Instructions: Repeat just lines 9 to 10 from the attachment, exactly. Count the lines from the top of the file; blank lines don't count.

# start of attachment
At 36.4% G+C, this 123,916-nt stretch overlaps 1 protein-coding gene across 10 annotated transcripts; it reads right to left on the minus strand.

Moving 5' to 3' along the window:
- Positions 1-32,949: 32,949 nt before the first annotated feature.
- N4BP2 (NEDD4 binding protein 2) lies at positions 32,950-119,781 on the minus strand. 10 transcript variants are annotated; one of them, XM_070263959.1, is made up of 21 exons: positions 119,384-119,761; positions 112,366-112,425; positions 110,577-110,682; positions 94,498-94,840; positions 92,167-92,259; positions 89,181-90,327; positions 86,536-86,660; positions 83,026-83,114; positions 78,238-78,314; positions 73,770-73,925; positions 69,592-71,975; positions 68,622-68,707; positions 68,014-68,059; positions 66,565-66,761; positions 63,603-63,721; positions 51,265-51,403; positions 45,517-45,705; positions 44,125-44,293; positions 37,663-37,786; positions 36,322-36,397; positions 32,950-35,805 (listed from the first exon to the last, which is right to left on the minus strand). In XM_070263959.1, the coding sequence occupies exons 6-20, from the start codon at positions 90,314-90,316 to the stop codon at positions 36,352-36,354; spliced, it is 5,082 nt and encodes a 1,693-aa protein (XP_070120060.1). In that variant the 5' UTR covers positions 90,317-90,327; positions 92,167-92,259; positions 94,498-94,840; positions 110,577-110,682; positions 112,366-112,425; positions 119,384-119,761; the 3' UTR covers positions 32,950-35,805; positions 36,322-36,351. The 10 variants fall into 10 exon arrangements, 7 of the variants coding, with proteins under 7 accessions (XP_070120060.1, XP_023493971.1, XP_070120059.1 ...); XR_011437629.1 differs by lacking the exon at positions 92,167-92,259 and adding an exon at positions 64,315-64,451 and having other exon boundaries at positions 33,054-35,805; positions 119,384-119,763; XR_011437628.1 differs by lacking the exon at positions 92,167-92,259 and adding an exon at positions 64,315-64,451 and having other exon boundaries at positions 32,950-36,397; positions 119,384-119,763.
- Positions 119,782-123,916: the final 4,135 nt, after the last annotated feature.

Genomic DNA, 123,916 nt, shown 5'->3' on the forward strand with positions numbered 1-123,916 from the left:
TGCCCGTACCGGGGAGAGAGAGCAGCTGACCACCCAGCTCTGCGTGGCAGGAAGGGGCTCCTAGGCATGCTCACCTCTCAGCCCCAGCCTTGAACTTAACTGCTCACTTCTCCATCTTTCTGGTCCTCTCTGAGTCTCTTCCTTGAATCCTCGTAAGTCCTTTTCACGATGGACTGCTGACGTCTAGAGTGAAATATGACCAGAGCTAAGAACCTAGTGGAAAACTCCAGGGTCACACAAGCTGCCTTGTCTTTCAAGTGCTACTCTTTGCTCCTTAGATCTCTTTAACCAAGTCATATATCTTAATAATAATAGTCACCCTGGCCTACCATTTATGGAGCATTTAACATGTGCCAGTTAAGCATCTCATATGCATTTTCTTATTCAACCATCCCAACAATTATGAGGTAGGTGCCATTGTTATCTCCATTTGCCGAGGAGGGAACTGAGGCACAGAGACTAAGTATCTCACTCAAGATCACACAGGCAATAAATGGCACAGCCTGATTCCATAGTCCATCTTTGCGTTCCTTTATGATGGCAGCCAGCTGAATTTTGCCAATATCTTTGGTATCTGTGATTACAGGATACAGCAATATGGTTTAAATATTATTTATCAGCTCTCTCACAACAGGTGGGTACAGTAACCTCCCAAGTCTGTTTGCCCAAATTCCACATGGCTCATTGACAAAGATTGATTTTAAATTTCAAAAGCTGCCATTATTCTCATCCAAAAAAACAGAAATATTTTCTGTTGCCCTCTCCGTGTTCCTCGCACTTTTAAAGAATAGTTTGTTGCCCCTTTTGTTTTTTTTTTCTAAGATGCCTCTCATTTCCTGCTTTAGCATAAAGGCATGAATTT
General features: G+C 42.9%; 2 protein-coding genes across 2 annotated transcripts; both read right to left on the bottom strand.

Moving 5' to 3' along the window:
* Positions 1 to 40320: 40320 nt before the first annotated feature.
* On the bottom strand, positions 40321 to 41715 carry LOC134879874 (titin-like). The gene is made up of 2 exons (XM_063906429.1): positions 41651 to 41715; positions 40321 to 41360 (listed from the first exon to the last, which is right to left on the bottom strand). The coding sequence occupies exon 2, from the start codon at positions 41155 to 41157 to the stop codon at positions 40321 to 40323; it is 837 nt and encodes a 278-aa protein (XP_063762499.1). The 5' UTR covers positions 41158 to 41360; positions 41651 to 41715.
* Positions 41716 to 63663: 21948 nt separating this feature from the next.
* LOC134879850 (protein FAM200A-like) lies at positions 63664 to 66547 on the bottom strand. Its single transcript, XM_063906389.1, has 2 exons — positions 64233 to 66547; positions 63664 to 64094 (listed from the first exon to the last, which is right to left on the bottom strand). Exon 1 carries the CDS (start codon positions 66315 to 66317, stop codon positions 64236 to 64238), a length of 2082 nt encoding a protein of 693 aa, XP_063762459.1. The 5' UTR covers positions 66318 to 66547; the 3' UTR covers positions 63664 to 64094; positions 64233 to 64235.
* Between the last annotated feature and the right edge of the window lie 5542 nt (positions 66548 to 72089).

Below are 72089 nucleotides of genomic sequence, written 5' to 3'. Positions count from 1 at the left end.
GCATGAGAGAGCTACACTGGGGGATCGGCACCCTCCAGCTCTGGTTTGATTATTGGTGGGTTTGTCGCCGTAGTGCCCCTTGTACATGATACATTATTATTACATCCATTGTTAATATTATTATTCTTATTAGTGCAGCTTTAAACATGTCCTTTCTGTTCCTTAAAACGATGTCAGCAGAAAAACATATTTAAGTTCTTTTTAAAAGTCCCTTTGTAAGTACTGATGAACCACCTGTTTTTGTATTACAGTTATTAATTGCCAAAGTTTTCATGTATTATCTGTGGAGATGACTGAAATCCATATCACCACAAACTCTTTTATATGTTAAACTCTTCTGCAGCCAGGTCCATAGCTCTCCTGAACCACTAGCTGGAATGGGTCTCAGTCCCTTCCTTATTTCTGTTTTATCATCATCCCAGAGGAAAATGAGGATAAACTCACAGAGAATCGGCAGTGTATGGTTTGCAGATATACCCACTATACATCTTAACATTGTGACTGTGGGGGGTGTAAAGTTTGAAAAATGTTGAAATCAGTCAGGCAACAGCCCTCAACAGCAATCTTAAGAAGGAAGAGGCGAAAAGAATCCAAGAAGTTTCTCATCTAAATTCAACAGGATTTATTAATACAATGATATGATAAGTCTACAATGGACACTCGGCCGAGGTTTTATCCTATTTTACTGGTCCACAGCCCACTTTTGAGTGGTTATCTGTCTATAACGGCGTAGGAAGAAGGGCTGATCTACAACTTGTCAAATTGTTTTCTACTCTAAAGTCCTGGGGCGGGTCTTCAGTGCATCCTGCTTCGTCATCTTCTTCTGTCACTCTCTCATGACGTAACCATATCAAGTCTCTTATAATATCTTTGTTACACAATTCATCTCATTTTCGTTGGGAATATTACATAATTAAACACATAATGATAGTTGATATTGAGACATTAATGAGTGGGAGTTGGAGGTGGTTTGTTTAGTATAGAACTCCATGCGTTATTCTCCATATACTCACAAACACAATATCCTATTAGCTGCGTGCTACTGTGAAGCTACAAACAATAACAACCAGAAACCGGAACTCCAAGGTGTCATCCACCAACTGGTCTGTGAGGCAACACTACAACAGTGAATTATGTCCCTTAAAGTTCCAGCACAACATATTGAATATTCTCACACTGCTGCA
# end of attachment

Moving 5' to 3' along the window:
* Positions 1 to 40320: 40320 nt before the first annotated feature.